The U.S. Preventive Services Task Force has released new draft recommendations saying that physicians should screen pregnant women and new moms to identify those who are at risk of becoming depressed, so they can be treated before they show symptoms and a diagnosis of depression can be averted.
The recommendations say physicians should look for these risk factors: a history of depression, current depressive symptoms (like sadness, hopelessness about the future, lack of sleep, etc.), and socioeconomic risk factors like being low income, very young or a single parent.
"We do know that women who've had depression before or have family members who have depression or who currently have elevated symptoms are at risk," says Karina Davidson, a professor of medicine and psychiatry at the Columbia University Medical Center, and a volunteer member of the task force.
"We also know that there are [other] risk factors for developing depression, like a history of abuse or recent life stress or extreme social isolation, as well as a number of others that a physician should be thinking about when they're meeting with a patient to decide whether this person may be at an increased risk for developing depression."
The risk of developing depression is high — about 1 in 7 pregnant women and new mothers suffers from depression during pregnancy or in the year after childbirth. And for some groups of women, the rate is even higher.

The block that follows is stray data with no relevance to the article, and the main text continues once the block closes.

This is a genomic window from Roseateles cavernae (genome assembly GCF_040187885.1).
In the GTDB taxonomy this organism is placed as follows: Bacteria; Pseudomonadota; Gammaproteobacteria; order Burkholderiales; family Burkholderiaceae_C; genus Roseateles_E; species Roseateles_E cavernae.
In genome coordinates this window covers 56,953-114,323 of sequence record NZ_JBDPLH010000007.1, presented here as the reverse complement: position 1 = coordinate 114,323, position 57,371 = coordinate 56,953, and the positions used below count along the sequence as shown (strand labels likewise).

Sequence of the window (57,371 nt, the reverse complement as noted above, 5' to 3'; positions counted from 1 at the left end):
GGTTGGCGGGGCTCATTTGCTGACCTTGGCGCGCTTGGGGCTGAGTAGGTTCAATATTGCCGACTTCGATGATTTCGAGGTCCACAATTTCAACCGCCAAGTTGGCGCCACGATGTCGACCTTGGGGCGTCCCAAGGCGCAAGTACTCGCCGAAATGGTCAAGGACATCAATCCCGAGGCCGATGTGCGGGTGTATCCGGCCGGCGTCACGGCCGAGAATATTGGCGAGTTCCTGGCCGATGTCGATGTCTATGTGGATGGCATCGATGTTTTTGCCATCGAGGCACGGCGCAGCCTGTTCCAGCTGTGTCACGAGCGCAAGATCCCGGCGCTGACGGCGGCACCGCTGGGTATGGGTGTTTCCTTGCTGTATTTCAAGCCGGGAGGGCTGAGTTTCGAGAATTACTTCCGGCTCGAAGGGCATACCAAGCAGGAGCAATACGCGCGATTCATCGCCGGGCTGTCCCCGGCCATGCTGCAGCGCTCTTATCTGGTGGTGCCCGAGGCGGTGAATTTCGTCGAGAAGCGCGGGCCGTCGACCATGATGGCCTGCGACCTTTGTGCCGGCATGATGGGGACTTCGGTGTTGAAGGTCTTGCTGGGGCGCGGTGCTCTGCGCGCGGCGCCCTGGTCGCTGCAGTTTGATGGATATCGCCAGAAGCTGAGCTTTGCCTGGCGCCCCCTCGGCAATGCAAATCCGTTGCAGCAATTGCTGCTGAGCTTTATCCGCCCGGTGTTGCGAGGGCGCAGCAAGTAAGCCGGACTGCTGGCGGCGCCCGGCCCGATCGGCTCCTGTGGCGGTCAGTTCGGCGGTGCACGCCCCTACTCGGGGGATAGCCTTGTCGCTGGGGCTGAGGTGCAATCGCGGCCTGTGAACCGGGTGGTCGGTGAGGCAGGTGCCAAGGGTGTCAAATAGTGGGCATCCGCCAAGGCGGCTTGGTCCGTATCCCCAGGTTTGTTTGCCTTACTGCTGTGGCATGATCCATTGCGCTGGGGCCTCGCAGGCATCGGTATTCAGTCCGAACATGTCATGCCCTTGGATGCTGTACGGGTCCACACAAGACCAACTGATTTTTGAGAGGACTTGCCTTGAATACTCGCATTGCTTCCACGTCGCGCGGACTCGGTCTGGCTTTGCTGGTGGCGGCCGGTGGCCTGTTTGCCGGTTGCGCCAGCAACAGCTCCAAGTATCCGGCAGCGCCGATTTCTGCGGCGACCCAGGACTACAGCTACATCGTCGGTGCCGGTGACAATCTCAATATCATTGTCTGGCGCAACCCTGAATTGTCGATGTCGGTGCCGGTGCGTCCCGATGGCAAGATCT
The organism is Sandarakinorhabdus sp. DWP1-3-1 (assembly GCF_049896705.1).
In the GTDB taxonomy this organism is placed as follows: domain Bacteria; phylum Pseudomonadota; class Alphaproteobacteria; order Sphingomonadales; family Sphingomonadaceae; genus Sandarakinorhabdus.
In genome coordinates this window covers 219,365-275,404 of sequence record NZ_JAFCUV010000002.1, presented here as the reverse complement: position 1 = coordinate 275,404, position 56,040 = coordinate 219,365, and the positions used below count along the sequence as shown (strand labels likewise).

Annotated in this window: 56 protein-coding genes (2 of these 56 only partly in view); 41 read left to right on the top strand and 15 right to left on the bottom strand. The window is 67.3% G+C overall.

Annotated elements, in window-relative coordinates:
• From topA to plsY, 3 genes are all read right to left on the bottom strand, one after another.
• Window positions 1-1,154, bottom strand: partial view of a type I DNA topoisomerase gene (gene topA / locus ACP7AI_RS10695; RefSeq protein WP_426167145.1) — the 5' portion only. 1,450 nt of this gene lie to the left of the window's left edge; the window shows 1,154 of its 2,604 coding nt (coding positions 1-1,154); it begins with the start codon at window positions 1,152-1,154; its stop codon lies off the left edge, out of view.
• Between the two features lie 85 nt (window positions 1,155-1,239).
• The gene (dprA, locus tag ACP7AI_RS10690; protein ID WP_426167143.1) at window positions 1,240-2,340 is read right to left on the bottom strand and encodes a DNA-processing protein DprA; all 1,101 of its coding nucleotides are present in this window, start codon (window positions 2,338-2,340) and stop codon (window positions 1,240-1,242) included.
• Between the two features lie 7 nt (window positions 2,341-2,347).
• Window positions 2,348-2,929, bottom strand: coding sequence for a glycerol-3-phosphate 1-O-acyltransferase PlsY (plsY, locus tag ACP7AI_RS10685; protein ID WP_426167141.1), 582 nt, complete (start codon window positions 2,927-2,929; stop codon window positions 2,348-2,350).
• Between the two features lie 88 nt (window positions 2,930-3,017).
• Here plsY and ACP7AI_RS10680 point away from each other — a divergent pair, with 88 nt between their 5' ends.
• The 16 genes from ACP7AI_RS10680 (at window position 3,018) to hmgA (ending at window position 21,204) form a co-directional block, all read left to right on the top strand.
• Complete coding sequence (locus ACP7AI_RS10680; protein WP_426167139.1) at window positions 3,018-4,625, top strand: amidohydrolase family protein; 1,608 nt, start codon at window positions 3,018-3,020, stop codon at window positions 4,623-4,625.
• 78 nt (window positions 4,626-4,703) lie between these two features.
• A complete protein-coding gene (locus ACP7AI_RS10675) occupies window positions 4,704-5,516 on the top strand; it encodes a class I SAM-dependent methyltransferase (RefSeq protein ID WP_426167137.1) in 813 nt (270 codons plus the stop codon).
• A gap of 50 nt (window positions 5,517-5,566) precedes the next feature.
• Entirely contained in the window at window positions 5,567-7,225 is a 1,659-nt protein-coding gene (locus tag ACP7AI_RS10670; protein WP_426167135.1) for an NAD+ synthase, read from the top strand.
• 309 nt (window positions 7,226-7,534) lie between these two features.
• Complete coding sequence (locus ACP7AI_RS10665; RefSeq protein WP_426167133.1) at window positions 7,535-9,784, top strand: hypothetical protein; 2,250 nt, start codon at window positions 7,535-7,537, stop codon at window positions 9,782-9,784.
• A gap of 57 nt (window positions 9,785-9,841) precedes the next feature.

"There's subpopulations of women, like adolescents, women veterans and women of socioeconomically disadvantaged status, where the rates are as high as 1 in 3," says Tiffany Moore Simas, an associate professor of obstetrics and gynecology at the University of Massachusetts Medical School. "So it's really extraordinarily common."
In 2016, the task force recommended that physicians screen women for perinatal depression — depression in women during pregnancy and in the year after childbirth — and refer the depressed women to cognitive behavior therapy. The American College of Obstetrics and Gynecology also recommends screening pregnant women for depressive symptoms.
For the new recommendations, Davidson and fellow members of the task force reviewed existing studies and found that two kinds of talk therapy — cognitive behavior therapy (CBT) and interpersonal therapy (IPT) — can prevent depression in at-risk women.
"The really big news is that counseling to prevent depression in women who're at risk works," says Davidson. And "counseling doesn't cause increased anxiety, and it doesn't hurt in any way. So that we thought was good news."
CBT works by changing a patient's thought patterns and behaviors, and IPT helps a patient improve relationships by helping them improve their communication skills, she says.
"We saw depressive symptoms went down and the chances of developing depression went down if you received some of these counseling techniques."
Maria Muzik, an associate professor of psychiatry at the University of Michigan, welcomes the new recommendations.